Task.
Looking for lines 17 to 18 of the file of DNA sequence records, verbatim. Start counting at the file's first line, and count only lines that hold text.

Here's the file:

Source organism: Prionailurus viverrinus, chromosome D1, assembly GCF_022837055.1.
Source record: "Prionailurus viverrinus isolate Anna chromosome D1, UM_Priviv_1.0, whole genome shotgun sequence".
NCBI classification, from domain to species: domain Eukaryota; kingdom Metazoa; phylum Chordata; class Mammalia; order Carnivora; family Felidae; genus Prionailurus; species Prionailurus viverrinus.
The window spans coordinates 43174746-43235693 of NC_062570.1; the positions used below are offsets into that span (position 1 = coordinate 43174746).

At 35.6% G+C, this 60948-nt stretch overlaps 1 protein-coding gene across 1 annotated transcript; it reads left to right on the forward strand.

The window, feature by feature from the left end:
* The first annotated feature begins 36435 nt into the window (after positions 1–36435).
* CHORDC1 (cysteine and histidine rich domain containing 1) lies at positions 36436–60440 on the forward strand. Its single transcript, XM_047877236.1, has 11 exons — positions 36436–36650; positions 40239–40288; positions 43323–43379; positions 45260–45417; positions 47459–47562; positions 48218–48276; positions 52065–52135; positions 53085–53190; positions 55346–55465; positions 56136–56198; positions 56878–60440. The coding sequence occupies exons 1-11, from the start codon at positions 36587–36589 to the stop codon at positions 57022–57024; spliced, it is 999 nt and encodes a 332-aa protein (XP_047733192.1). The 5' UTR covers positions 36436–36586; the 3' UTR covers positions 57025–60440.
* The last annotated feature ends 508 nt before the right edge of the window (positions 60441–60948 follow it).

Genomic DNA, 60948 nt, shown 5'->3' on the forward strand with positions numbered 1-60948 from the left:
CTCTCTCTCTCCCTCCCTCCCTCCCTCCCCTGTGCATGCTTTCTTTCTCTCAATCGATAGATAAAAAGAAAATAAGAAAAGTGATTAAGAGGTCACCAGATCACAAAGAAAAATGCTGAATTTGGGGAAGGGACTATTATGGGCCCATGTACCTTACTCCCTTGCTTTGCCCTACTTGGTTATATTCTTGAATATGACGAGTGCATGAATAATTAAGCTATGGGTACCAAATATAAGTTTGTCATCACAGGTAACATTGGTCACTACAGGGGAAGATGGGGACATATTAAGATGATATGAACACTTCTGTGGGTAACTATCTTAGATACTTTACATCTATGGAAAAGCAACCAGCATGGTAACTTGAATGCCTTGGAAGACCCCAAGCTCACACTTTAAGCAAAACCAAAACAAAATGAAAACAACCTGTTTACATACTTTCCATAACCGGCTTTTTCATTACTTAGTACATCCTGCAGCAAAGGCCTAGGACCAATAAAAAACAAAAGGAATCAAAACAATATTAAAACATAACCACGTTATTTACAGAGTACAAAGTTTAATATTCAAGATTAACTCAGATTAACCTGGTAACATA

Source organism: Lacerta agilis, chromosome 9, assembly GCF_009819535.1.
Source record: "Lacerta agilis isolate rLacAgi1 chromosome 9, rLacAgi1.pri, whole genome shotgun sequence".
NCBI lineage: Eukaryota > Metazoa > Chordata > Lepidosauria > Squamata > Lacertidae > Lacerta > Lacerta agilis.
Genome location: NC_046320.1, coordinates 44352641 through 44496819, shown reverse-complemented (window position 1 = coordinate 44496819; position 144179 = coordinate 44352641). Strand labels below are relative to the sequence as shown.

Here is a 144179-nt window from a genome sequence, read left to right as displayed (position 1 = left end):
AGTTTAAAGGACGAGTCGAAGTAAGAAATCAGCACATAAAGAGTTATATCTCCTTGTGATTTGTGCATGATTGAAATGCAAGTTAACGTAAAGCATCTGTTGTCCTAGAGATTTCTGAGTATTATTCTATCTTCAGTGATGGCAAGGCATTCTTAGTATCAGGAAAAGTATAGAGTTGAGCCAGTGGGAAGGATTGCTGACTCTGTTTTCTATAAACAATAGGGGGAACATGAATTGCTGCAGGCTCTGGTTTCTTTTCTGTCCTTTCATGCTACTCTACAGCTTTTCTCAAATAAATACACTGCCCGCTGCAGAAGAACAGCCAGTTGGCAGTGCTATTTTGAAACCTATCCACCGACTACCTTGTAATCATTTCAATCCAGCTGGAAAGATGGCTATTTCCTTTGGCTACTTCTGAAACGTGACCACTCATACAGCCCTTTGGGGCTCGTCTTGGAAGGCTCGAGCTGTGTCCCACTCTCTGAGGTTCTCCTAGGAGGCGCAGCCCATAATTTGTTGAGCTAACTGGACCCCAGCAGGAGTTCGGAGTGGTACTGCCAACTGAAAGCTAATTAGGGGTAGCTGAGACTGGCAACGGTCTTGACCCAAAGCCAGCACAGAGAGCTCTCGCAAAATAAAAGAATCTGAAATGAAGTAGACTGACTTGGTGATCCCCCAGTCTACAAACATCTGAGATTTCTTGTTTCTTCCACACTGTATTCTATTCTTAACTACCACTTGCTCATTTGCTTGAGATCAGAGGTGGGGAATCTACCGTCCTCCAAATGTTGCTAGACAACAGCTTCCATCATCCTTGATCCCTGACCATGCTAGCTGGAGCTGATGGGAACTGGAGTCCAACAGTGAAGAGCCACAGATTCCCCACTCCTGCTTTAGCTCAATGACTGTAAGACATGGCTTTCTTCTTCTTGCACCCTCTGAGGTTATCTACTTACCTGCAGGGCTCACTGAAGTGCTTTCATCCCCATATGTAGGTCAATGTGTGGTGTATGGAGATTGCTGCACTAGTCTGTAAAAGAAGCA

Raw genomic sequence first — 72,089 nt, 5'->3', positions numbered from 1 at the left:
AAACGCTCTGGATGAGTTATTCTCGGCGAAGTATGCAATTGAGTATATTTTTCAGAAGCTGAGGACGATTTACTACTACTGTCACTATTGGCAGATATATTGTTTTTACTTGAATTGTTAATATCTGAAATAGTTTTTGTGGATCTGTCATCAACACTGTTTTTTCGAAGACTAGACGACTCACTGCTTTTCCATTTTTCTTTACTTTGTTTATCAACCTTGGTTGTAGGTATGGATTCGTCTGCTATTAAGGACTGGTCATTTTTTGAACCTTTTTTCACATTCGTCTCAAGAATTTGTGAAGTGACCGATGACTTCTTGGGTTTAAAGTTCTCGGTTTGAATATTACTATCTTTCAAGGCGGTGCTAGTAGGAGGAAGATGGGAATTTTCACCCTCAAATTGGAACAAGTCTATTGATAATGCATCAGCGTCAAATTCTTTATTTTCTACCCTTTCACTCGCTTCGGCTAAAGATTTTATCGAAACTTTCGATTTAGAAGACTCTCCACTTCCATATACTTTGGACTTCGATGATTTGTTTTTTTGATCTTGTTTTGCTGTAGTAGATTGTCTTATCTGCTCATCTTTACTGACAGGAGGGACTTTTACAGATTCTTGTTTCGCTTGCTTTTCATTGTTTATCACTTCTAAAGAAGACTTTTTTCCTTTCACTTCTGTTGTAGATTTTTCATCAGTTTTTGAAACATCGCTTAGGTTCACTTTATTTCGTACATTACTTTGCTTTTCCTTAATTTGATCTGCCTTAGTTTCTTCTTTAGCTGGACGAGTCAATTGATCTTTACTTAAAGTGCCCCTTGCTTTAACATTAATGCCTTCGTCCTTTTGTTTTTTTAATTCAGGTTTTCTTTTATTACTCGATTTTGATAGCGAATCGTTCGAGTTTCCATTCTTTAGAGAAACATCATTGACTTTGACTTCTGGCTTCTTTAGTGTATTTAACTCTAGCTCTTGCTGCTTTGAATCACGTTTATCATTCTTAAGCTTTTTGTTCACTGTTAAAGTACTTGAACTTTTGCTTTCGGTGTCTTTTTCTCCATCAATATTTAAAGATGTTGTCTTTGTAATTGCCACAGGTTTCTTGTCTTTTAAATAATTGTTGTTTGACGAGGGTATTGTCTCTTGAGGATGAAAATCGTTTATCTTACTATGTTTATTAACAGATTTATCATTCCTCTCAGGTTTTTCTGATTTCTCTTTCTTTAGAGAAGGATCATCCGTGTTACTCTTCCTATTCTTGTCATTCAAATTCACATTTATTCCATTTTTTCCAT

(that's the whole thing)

AGTTTAAAGGACGAGTCGAAGTAAGAAATCAGCACATAAAGAGTTATATCTCCTTGTGATTTGTGCATGATTGAAATGCAAGTTAACGTAAAGCATCTGTTGTCCTAGAGATTTCTGAGTATTATTCTATCTTCAGTGATGGCAAGGCATTCTTAGTATCAGGAAAAGTATAGAGTTGAGCCAGTGGGAAGGATTGCTGACTCTGTTTTCTATAAACAATAGGGGGAACATGAATTGCTGCAGGCTCTGGTTTCTTTTCTGTCCTTTCATGCTACTCTACAGCTTTTCTCAAATAAATACACTGCCCGCTGCAGAAGAACAGCCAGTTGGCAGTGCTATTTTGAAACCTATCCACCGACTACCTTGTAATCATTTCAATCCAGCTGGAAAGATGGCTATTTCCTTTGGCTACTTCTGAAACGTGACCACTCATACAGCCCTTTGGGGCTCGTCTTGGAAGGCTCGAGCTGTGTCCCACTCTCTGAGGTTCTCCTAGGAGGCGCAGCCCATAATTTGTTGAGCTAACTGGACCCCAGCAGGAGTTCGGAGTGGTACTGCCAACTGAAAGCTAATTAGGGGTAGCTGAGACTGGCAACGGTCTTGACCCAAAGCCAGCACAGAGAGCTCTCGCAAAATAAAAGAATCTGAAATGAAGTAGACTGACTTGGTGATCCCCCAGTCTACAAACATCTGAGATTTCTTGTTTCTTCCACACTGTATTCTATTCTTAACTACCACTTGCTCATTTGCTTGAGATCAGAGGTGGGGAATCTACCGTCCTCCAAATGTTGCTAGACAACAGCTTCCATCATCCTTGATCCCTGACCATGCTAGCTGGAGCTGATGGGAACTGGAGTCCAACAGTGAAGAGCCACAGATTCCCCACTCCTGCTTTAGCTCAATGACTGTAAGACATGGCTTTCTTCTTCTTGCACCCTCTGAGGTTATCTACTTACCTGCAGGGCTCACTGAAGTGCTTTCATCCCCATATGTAGGTCAATGTGTGGTGTATGGAGATTGCTGCACTAGTCTGTAAAAGAAGCA

Raw genomic sequence first — 72,089 nt, 5'->3', positions numbered from 1 at the left: